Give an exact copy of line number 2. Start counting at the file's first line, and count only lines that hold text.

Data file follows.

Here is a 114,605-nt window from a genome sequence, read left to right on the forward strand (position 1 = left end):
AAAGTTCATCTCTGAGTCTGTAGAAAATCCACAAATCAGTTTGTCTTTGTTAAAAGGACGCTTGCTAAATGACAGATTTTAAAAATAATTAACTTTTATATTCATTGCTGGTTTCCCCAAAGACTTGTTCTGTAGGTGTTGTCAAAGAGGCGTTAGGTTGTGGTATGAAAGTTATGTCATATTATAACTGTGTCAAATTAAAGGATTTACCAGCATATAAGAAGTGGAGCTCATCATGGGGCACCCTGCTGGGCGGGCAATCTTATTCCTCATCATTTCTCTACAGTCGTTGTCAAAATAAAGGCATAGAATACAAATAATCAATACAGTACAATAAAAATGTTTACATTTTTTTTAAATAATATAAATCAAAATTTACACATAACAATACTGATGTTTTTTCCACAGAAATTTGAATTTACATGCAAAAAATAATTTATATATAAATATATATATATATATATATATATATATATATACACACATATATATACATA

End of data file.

AAAGTTCATCTCTGAGTCTGTAGAAAATCCACAAATCAGTTTGTCTTTGTTAAAAGGACGCTTGCTAAATGACAGATTTTAAAAATAATTAACTTTTATATTCATTGCTGGTTTCCCCAAAGACTTGTTCTGTAGGTGTTGTCAAAGAGGCGTTAGGTTGTGGTATGAAAGTTATGTCATATTATAACTGTGTCAAATTAAAGGATTTACCAGCATATAAGAAGTGGAGCTCATCATGGGGCACCCTGCTGGGCGGGCAATCTTATTCCTCATCATTTCTCTACAGTCGTTGTCAAAATAAAGGCATAGAATACAAATAATCAATACAGTACAATAAAAATGTTTACATTTTTTTTAAATAATATAAATCAAAATTTACACATAACAATACTGATGTTTTTTCCACAGAAATTTGAATTTACATGCAAAAAATAATTTATATATAAATATATATATATATATATATATATATATATATACACACATATATATACATA